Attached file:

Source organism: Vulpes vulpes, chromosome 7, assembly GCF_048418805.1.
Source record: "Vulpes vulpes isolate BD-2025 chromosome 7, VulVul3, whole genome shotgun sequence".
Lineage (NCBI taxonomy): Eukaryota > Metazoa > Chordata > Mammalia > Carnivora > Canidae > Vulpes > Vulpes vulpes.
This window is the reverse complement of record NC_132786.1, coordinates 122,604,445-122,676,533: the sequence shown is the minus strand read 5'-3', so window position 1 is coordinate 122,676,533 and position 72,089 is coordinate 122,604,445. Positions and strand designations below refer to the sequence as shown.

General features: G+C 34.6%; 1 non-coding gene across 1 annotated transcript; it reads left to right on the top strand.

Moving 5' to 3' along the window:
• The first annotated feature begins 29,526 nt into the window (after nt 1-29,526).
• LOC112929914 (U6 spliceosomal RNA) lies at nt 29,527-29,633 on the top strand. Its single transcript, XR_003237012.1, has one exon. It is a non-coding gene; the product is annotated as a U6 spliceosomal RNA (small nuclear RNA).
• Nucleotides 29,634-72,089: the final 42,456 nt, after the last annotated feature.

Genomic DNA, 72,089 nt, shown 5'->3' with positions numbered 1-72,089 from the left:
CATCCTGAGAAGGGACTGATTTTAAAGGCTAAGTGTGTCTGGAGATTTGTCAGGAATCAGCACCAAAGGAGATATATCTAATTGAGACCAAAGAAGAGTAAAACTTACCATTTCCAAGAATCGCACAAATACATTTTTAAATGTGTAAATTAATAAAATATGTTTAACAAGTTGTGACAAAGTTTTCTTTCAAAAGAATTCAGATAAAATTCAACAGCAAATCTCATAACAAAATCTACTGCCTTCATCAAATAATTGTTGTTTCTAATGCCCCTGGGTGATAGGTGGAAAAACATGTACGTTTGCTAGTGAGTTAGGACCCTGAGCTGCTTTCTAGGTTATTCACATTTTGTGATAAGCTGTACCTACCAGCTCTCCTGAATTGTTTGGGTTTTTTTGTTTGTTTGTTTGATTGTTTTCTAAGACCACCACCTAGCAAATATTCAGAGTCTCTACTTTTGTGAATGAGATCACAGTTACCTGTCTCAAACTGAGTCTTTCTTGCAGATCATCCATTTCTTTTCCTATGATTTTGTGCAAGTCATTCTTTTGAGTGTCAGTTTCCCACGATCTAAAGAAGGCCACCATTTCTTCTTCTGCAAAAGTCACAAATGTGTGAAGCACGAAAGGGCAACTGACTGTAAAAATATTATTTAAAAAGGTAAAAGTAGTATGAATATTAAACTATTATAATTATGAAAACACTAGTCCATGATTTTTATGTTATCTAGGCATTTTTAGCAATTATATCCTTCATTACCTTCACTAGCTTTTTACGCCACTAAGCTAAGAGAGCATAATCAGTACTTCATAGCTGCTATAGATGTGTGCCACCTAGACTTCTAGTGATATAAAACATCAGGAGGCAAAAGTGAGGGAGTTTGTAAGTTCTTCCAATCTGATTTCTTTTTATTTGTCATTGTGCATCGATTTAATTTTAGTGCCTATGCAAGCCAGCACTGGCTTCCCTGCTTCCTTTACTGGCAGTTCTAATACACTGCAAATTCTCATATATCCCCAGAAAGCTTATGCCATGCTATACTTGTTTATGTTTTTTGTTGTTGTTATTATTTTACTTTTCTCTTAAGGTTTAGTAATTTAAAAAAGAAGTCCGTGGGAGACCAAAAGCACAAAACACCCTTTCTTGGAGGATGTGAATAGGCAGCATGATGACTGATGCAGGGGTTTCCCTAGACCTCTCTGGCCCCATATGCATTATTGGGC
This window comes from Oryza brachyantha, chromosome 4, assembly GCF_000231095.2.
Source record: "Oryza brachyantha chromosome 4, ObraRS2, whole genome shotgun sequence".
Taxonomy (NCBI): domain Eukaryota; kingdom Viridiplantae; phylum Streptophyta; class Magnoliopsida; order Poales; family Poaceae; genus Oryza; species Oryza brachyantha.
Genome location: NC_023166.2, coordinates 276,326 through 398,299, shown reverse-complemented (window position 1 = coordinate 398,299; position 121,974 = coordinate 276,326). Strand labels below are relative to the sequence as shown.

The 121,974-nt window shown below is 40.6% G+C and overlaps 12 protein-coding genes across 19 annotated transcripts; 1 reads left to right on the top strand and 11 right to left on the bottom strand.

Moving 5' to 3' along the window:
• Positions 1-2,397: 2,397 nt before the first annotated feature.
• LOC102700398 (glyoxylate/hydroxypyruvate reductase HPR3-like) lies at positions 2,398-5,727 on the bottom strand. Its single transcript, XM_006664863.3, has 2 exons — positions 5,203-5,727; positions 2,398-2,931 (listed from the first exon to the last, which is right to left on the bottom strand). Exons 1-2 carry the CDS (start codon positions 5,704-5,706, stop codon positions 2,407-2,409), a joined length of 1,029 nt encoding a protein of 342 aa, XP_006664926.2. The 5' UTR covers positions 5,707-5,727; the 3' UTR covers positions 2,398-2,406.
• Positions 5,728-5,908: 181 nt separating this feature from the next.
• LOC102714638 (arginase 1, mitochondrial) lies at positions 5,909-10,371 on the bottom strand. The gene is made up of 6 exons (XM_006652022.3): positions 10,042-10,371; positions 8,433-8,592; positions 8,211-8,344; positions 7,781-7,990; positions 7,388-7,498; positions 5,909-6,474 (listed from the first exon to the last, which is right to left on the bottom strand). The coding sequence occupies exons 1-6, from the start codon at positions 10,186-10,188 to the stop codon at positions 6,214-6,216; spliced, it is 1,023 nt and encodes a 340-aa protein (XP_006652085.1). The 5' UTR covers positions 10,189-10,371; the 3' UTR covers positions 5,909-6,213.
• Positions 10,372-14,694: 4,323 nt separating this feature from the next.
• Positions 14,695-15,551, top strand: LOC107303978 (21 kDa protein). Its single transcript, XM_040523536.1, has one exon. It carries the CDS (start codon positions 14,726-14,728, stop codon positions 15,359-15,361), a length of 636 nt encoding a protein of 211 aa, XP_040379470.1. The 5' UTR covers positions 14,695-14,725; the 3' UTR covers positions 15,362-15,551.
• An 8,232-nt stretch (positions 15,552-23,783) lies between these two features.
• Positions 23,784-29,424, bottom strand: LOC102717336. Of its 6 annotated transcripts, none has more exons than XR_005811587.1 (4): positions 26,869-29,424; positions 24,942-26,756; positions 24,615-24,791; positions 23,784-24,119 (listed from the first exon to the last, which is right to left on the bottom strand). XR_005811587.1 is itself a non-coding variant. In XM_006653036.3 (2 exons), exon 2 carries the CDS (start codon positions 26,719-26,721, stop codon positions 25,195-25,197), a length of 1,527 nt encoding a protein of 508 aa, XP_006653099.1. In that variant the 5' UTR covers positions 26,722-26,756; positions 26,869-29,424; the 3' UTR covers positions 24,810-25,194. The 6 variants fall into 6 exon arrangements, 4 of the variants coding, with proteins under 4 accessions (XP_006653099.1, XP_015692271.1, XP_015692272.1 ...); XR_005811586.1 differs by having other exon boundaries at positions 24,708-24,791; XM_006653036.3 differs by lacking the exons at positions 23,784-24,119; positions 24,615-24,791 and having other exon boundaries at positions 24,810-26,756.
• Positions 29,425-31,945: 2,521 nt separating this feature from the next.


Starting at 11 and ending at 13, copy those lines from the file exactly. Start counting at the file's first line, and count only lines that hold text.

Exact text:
CATCCTGAGAAGGGACTGATTTTAAAGGCTAAGTGTGTCTGGAGATTTGTCAGGAATCAGCACCAAAGGAGATATATCTAATTGAGACCAAAGAAGAGTAAAACTTACCATTTCCAAGAATCGCACAAATACATTTTTAAATGTGTAAATTAATAAAATATGTTTAACAAGTTGTGACAAAGTTTTCTTTCAAAAGAATTCAGATAAAATTCAACAGCAAATCTCATAACAAAATCTACTGCCTTCATCAAATAATTGTTGTTTCTAATGCCCCTGGGTGATAGGTGGAAAAACATGTACGTTTGCTAGTGAGTTAGGACCCTGAGCTGCTTTCTAGGTTATTCACATTTTGTGATAAGCTGTACCTACCAGCTCTCCTGAATTGTTTGGGTTTTTTTGTTTGTTTGTTTGATTGTTTTCTAAGACCACCACCTAGCAAATATTCAGAGTCTCTACTTTTGTGAATGAGATCACAGTTACCTGTCTCAAACTGAGTCTTTCTTGCAGATCATCCATTTCTTTTCCTATGATTTTGTGCAAGTCATTCTTTTGAGTGTCAGTTTCCCACGATCTAAAGAAGGCCACCATTTCTTCTTCTGCAAAAGTCACAAATGTGTGAAGCACGAAAGGGCAACTGACTGTAAAAATATTATTTAAAAAGGTAAAAGTAGTATGAATATTAAACTATTATAATTATGAAAACACTAGTCCATGATTTTTATGTTATCTAGGCATTTTTAGCAATTATATCCTTCATTACCTTCACTAGCTTTTTACGCCACTAAGCTAAGAGAGCATAATCAGTACTTCATAGCTGCTATAGATGTGTGCCACCTAGACTTCTAGTGATATAAAACATCAGGAGGCAAAAGTGAGGGAGTTTGTAAGTTCTTCCAATCTGATTTCTTTTTATTTGTCATTGTGCATCGATTTAATTTTAGTGCCTATGCAAGCCAGCACTGGCTTCCCTGCTTCCTTTACTGGCAGTTCTAATACACTGCAAATTCTCATATATCCCCAGAAAGCTTATGCCATGCTATACTTGTTTATGTTTTTTGTTGTTGTTATTATTTTACTTTTCTCTTAAGGTTTAGTAATTTAAAAAAGAAGTCCGTGGGAGACCAAAAGCACAAAACACCCTTTCTTGGAGGATGTGAATAGGCAGCATGATGACTGATGCAGGGGTTTCCCTAGACCTCTCTGGCCCCATATGCATTATTGGGC
This window comes from Oryza brachyantha, chromosome 4, assembly GCF_000231095.2.
Source record: "Oryza brachyantha chromosome 4, ObraRS2, whole genome shotgun sequence".